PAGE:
E.K. Johnston’s EXIT, PURSUED BY A BEAR is equal parts sexual assault story and ode to friendship. The real star of this story is Hermione and Polly’s unwavering friendship. In the wake of her assault, Hermione leans on Polly more than she does her parents. Polly is there in the hospital when Hermione wakes up after being raped, the one who has to say the words out loud.
Hermione’s struggle to cope with being raped felt realistic, and her situation is one I haven’t read before in YA lit (though I haven’t read too widely on the topic): because she has no memory of the rape, she feels like it happened to someone else. She can sympathize but not empathize, and this stalls her recovery a bit. I really enjoyed the scenes with her therapist. He’s old and blunt and hilarious, especially because he doesn’t understand cheerleading at all!
I wish all sexual assault victims received the same support and love that Hermione does. The reaction is the complete opposite from ALL THE RAGE, where protagonist Romy was blamed/harassed by classmates and townspeople. For the most part, Hermione’s friends and family remain solidly on her side.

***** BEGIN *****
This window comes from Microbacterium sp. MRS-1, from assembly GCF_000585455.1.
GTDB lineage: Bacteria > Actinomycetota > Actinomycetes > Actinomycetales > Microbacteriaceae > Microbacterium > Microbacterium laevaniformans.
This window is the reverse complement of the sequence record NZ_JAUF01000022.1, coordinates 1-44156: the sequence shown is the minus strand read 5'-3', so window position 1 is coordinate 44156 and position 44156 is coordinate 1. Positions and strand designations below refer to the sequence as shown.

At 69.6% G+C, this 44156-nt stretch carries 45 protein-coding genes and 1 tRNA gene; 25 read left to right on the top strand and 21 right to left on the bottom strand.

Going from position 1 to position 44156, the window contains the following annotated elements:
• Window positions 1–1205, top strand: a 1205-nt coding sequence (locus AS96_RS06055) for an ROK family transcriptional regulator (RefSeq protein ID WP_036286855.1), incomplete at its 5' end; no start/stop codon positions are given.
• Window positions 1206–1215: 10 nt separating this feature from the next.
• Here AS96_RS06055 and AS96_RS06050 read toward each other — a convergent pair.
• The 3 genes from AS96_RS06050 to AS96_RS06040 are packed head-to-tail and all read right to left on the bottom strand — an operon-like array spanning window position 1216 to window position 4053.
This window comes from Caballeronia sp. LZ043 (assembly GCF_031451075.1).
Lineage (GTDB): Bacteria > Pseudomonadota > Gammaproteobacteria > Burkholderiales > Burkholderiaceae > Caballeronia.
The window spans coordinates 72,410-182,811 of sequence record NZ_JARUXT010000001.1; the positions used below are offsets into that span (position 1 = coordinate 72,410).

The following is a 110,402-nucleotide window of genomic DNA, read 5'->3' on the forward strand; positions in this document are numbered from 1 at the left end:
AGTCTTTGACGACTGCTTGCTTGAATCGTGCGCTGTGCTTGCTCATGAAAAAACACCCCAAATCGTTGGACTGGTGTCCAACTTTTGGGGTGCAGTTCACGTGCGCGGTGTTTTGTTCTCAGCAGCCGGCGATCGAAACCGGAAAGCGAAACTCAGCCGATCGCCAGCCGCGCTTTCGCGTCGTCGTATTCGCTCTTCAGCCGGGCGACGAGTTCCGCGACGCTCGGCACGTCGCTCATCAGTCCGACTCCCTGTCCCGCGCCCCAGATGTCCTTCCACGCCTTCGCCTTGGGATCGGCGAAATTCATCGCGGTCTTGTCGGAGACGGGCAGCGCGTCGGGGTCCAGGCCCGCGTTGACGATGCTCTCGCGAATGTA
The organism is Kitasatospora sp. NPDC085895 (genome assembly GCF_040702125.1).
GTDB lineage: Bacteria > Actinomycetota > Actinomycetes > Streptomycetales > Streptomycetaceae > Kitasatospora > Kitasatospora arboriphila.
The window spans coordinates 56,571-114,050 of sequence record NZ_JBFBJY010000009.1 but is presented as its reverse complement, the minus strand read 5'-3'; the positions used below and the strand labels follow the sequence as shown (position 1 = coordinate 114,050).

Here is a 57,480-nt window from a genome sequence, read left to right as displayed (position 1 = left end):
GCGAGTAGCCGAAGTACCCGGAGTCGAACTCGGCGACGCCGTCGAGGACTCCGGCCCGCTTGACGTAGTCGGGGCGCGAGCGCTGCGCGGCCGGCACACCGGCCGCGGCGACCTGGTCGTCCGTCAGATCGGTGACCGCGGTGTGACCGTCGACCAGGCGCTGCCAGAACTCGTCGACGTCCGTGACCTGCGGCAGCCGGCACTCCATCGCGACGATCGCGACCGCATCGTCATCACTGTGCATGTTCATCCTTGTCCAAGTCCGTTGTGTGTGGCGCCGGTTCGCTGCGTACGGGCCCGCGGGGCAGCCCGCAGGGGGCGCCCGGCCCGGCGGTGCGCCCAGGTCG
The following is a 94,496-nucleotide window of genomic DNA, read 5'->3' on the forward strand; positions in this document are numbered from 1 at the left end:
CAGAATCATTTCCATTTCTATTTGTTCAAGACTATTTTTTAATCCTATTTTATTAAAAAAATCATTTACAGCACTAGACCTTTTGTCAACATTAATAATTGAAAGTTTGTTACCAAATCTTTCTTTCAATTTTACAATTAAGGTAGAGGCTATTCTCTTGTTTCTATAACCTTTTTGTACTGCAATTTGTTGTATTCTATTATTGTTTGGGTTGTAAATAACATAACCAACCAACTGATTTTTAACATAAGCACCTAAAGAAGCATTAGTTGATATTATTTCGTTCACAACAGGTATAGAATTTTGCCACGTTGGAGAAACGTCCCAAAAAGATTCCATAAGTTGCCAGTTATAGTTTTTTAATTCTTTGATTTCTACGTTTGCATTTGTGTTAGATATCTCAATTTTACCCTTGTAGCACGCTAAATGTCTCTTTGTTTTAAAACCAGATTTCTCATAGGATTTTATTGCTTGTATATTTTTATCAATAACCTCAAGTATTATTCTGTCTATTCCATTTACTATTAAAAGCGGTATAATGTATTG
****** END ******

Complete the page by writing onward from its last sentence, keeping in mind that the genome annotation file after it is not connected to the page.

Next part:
Books about victim-blaming and rape culture are becoming more prevalent in the YA genre (ALL THE RAGE and SOME GIRLS ARE by Courtney Summers, WHAT WE SAW by Aaron Hartzler), and those stories are so important. We need to be aware of how society treats so many victims unfairly. And now, with EXIT, PURSUED BY A BEAR, I believe it’s equally important to portray the hopeful side of a terrible situation—how we should treat victims. With open ears, with belief, with support.